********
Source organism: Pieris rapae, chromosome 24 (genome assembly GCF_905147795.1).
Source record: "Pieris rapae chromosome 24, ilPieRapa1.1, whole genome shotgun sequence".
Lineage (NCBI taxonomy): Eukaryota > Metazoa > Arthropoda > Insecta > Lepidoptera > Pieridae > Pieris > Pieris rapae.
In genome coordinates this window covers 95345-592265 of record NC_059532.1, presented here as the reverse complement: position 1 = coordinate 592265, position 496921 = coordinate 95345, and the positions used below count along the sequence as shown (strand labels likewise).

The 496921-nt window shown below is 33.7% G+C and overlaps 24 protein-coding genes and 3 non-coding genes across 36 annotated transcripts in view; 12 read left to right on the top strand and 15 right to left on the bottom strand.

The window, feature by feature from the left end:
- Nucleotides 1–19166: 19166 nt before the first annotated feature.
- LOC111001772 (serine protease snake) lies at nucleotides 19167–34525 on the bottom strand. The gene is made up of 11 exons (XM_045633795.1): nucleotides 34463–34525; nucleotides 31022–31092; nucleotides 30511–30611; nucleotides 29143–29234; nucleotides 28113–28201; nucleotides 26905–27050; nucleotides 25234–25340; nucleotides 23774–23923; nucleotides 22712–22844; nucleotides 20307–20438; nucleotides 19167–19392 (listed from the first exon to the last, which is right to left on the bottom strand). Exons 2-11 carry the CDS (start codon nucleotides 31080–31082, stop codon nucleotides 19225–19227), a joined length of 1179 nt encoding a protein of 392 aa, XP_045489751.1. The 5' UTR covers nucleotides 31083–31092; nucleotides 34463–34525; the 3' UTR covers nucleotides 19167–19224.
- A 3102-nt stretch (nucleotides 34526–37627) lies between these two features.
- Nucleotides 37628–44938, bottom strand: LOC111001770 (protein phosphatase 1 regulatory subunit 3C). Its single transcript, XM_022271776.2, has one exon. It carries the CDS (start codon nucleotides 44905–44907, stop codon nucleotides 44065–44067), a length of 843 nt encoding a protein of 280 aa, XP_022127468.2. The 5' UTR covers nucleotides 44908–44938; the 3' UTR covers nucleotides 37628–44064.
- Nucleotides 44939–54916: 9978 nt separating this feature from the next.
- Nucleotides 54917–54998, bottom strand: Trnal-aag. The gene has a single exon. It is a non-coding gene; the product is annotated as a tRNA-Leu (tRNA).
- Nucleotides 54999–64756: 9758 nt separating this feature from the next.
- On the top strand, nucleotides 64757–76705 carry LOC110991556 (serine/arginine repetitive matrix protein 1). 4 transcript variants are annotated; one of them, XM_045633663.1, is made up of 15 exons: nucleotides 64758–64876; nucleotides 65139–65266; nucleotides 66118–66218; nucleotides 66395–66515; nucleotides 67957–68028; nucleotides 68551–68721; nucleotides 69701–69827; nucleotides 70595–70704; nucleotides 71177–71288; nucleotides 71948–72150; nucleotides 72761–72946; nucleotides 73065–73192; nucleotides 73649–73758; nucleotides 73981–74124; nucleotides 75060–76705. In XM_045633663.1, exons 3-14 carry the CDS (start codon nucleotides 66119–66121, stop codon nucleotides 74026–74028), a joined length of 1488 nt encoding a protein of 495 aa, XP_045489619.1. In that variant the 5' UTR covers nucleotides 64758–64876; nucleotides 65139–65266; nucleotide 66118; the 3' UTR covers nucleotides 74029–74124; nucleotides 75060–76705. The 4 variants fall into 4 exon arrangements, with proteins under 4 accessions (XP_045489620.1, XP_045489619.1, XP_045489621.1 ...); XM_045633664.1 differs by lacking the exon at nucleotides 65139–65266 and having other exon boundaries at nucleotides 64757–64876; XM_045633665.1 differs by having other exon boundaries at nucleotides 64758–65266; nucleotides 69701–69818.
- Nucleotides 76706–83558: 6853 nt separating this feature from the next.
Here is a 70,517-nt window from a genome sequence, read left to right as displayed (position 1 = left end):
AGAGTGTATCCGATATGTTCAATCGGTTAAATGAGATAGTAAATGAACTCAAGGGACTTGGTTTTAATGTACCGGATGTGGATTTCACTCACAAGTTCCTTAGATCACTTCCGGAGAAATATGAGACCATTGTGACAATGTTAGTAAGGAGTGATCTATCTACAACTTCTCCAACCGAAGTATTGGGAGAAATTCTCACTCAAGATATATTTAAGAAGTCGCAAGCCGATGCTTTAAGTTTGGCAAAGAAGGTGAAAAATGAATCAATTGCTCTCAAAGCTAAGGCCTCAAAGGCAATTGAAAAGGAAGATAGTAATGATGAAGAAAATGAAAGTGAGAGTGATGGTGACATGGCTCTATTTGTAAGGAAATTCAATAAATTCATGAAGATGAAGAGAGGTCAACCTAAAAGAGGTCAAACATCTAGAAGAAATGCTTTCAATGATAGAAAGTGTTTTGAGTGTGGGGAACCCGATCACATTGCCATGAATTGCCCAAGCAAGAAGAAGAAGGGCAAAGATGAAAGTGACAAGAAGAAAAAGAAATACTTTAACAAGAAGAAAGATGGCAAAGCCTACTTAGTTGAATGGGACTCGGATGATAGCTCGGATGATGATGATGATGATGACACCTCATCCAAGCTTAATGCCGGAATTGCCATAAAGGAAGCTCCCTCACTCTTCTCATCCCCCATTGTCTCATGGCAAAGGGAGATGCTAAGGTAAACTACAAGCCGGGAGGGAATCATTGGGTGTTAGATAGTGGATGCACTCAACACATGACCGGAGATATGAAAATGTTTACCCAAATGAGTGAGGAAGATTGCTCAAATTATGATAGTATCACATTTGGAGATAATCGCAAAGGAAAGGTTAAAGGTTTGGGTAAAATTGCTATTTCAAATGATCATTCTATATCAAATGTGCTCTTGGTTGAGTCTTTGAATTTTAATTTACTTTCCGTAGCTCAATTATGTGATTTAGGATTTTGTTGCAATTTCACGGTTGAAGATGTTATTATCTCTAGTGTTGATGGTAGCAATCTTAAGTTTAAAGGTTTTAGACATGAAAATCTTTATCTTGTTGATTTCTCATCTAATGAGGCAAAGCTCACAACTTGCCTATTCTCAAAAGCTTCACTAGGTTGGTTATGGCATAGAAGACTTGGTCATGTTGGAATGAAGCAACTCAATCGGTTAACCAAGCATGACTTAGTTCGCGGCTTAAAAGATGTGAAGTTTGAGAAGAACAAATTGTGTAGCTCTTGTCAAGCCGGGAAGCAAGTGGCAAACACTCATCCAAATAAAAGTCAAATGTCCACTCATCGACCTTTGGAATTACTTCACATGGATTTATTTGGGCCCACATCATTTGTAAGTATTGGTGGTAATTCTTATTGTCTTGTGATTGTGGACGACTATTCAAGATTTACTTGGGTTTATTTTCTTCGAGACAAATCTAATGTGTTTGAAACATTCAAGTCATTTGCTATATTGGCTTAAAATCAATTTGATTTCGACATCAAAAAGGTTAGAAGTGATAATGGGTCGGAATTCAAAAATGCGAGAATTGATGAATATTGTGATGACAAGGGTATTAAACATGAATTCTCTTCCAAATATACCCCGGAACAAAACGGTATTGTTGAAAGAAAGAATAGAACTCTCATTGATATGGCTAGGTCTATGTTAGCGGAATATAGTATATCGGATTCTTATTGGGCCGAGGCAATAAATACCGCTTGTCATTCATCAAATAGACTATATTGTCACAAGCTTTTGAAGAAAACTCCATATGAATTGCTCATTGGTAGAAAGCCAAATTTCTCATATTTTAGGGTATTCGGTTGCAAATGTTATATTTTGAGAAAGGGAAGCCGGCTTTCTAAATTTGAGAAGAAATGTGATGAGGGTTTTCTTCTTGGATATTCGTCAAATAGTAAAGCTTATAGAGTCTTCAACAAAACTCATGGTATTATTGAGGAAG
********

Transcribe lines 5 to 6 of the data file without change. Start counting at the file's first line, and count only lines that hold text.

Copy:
The 496921-nt window shown below is 33.7% G+C and overlaps 24 protein-coding genes and 3 non-coding genes across 36 annotated transcripts in view; 12 read left to right on the top strand and 15 right to left on the bottom strand.

The window, feature by feature from the left end: